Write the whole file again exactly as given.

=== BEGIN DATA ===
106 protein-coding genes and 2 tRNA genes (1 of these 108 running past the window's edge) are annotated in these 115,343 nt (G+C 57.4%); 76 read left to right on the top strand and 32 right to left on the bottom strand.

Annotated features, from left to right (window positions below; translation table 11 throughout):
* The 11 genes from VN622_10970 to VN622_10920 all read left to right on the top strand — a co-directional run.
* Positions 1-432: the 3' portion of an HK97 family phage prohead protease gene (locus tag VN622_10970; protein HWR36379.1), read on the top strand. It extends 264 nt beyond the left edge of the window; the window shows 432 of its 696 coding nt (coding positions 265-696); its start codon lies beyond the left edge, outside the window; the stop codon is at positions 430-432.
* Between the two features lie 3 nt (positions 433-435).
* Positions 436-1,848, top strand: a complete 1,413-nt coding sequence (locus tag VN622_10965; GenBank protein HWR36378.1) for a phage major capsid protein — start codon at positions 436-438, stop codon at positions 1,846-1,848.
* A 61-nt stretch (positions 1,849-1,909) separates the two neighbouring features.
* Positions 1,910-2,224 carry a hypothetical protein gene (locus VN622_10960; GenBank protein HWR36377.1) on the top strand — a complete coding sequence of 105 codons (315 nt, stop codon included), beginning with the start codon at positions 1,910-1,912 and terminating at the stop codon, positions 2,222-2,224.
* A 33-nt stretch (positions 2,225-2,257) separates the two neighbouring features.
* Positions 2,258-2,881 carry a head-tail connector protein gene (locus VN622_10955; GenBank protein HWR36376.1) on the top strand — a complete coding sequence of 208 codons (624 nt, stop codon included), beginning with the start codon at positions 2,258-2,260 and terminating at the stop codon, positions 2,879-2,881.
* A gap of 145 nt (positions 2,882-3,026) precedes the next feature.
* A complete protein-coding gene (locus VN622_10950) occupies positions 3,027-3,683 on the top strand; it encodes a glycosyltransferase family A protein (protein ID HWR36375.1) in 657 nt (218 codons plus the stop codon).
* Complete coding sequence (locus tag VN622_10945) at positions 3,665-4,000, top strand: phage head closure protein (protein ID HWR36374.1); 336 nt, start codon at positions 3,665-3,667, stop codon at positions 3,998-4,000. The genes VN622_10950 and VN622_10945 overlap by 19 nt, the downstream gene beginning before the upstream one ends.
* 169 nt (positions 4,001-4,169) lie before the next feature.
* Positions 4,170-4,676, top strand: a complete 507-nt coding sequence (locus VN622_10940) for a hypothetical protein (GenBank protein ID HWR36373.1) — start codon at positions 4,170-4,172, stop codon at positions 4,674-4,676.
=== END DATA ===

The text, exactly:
106 protein-coding genes and 2 tRNA genes (1 of these 108 running past the window's edge) are annotated in these 115,343 nt (G+C 57.4%); 76 read left to right on the top strand and 32 right to left on the bottom strand.

Annotated features, from left to right (window positions below; translation table 11 throughout):
* The 11 genes from VN622_10970 to VN622_10920 all read left to right on the top strand — a co-directional run.
* Positions 1-432: the 3' portion of an HK97 family phage prohead protease gene (locus tag VN622_10970; protein HWR36379.1), read on the top strand. It extends 264 nt beyond the left edge of the window; the window shows 432 of its 696 coding nt (coding positions 265-696); its start codon lies beyond the left edge, outside the window; the stop codon is at positions 430-432.
* Between the two features lie 3 nt (positions 433-435).
* Positions 436-1,848, top strand: a complete 1,413-nt coding sequence (locus tag VN622_10965; GenBank protein HWR36378.1) for a phage major capsid protein — start codon at positions 436-438, stop codon at positions 1,846-1,848.
* A 61-nt stretch (positions 1,849-1,909) separates the two neighbouring features.
* Positions 1,910-2,224 carry a hypothetical protein gene (locus VN622_10960; GenBank protein HWR36377.1) on the top strand — a complete coding sequence of 105 codons (315 nt, stop codon included), beginning with the start codon at positions 1,910-1,912 and terminating at the stop codon, positions 2,222-2,224.
* A 33-nt stretch (positions 2,225-2,257) separates the two neighbouring features.
* Positions 2,258-2,881 carry a head-tail connector protein gene (locus VN622_10955; GenBank protein HWR36376.1) on the top strand — a complete coding sequence of 208 codons (624 nt, stop codon included), beginning with the start codon at positions 2,258-2,260 and terminating at the stop codon, positions 2,879-2,881.
* A gap of 145 nt (positions 2,882-3,026) precedes the next feature.
* A complete protein-coding gene (locus VN622_10950) occupies positions 3,027-3,683 on the top strand; it encodes a glycosyltransferase family A protein (protein ID HWR36375.1) in 657 nt (218 codons plus the stop codon).
* Complete coding sequence (locus tag VN622_10945) at positions 3,665-4,000, top strand: phage head closure protein (protein ID HWR36374.1); 336 nt, start codon at positions 3,665-3,667, stop codon at positions 3,998-4,000. The genes VN622_10950 and VN622_10945 overlap by 19 nt, the downstream gene beginning before the upstream one ends.
* 169 nt (positions 4,001-4,169) lie before the next feature.
* Positions 4,170-4,676, top strand: a complete 507-nt coding sequence (locus VN622_10940) for a hypothetical protein (GenBank protein ID HWR36373.1) — start codon at positions 4,170-4,172, stop codon at positions 4,674-4,676.